History and philosophy of mathematics, biographies of mathematicians, mathematics education, recreational mathematics, communication of mathematics.

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146
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36answers
39k views

Widely accepted mathematical results that were later shown wrong?

I wonder if there are any examples in the history of mathematics of a mathematical proof that was initially reviewed and widely accepted as valid, only to be disproved a significant amount of time ...
22
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2answers
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Similarities between Post's Problem and Cohen's Forcing

Remark: I have since learned that G.H. Moore addresses this question in the third reference listed at the end of this post, beginning on p. 157 in which he cites a letter from Kreisel to Gödel dated ...
38
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37answers
13k views

Major mathematical advances past age fifty [closed]

From A Mathematician’s Apology, G. H. Hardy, 1940: "I had better say something here about this question of age, since it is particularly important for mathematicians. No mathematician should ever ...
81
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19answers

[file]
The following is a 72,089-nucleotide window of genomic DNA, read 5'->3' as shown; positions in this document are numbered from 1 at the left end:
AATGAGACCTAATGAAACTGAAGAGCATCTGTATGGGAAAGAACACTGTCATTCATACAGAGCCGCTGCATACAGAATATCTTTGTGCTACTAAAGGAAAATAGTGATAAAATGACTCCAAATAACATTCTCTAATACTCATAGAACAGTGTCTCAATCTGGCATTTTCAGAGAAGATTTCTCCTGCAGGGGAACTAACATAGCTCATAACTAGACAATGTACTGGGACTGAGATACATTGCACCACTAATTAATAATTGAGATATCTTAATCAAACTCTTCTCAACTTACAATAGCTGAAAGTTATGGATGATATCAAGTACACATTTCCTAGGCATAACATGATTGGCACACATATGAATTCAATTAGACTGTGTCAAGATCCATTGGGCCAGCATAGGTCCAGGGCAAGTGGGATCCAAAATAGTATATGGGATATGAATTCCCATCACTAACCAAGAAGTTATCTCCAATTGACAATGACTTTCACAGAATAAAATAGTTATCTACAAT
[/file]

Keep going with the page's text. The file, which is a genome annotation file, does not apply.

12k views

Do you read the masters?

I often hear the advice, "Read the masters" (i.e., read old, classic texts by great mathematicians). But frankly, I have hardly ever followed it. What I am wondering is, is this a principle that ...
80
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6answers
8k views

what mistakes did the Italian algebraic geometers actually make?

It's "well-known" that the 19th century Italian school of algebraic geometry made great progress but also started to flounder due to lack of rigour, possibly in part due to the fact that foundations ...
56
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29answers
6k views

The half-life of a theorem, or Arnold's principle at work

Suppose you prove a theorem, and then sleep well at night knowing that future generations will remember your name in conjunction with the great advance in human wisdom. In fact, sadly, it seems that ...
219
votes
72answers
86k views

Video lectures of mathematics courses available online for free

It can be difficult to learn mathematics on your own from textbooks, and I often wish universities videotaped their mathematics courses and distributed them for free online. Fortunately, some ...
130
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132answers
29k views

Fundamental Examples